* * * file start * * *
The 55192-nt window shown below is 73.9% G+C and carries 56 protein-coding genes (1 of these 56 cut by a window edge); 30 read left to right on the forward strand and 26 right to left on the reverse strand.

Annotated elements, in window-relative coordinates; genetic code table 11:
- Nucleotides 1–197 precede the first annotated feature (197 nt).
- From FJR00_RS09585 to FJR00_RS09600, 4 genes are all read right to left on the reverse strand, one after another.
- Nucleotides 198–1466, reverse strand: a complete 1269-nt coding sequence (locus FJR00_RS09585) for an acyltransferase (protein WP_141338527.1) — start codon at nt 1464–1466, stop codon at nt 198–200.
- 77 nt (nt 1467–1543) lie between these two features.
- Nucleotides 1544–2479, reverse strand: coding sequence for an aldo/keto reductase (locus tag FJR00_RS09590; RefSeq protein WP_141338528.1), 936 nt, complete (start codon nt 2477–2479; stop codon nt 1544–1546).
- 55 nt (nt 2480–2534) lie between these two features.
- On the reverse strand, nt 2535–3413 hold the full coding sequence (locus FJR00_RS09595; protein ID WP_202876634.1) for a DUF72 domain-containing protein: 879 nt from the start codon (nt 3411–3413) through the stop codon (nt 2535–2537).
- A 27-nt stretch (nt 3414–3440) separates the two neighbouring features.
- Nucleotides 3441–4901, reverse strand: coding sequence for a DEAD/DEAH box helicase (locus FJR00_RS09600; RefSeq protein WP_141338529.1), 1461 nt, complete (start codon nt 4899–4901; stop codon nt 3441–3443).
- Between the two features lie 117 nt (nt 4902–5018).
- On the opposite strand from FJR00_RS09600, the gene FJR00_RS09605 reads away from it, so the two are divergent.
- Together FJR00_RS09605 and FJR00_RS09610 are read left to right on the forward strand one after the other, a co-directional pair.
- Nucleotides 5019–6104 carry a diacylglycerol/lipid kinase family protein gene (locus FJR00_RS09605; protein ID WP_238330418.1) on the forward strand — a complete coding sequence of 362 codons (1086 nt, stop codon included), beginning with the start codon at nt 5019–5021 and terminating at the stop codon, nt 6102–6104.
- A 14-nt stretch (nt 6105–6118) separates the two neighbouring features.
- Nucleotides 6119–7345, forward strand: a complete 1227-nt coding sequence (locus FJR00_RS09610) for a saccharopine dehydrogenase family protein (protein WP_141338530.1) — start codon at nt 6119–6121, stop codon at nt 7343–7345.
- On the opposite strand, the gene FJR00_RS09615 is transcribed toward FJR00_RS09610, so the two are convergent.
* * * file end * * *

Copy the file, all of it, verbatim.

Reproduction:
The 55192-nt window shown below is 73.9% G+C and carries 56 protein-coding genes (1 of these 56 cut by a window edge); 30 read left to right on the forward strand and 26 right to left on the reverse strand.

Annotated elements, in window-relative coordinates; genetic code table 11:
- Nucleotides 1–197 precede the first annotated feature (197 nt).
- From FJR00_RS09585 to FJR00_RS09600, 4 genes are all read right to left on the reverse strand, one after another.
- Nucleotides 198–1466, reverse strand: a complete 1269-nt coding sequence (locus FJR00_RS09585) for an acyltransferase (protein WP_141338527.1) — start codon at nt 1464–1466, stop codon at nt 198–200.
- 77 nt (nt 1467–1543) lie between these two features.
- Nucleotides 1544–2479, reverse strand: coding sequence for an aldo/keto reductase (locus tag FJR00_RS09590; RefSeq protein WP_141338528.1), 936 nt, complete (start codon nt 2477–2479; stop codon nt 1544–1546).
- 55 nt (nt 2480–2534) lie between these two features.
- On the reverse strand, nt 2535–3413 hold the full coding sequence (locus FJR00_RS09595; protein ID WP_202876634.1) for a DUF72 domain-containing protein: 879 nt from the start codon (nt 3411–3413) through the stop codon (nt 2535–2537).
- A 27-nt stretch (nt 3414–3440) separates the two neighbouring features.
- Nucleotides 3441–4901, reverse strand: coding sequence for a DEAD/DEAH box helicase (locus FJR00_RS09600; RefSeq protein WP_141338529.1), 1461 nt, complete (start codon nt 4899–4901; stop codon nt 3441–3443).
- Between the two features lie 117 nt (nt 4902–5018).
- On the opposite strand from FJR00_RS09600, the gene FJR00_RS09605 reads away from it, so the two are divergent.
- Together FJR00_RS09605 and FJR00_RS09610 are read left to right on the forward strand one after the other, a co-directional pair.
- Nucleotides 5019–6104 carry a diacylglycerol/lipid kinase family protein gene (locus FJR00_RS09605; protein ID WP_238330418.1) on the forward strand — a complete coding sequence of 362 codons (1086 nt, stop codon included), beginning with the start codon at nt 5019–5021 and terminating at the stop codon, nt 6102–6104.
- A 14-nt stretch (nt 6105–6118) separates the two neighbouring features.
- Nucleotides 6119–7345, forward strand: a complete 1227-nt coding sequence (locus FJR00_RS09610) for a saccharopine dehydrogenase family protein (protein WP_141338530.1) — start codon at nt 6119–6121, stop codon at nt 7343–7345.
- On the opposite strand, the gene FJR00_RS09615 is transcribed toward FJR00_RS09610, so the two are convergent.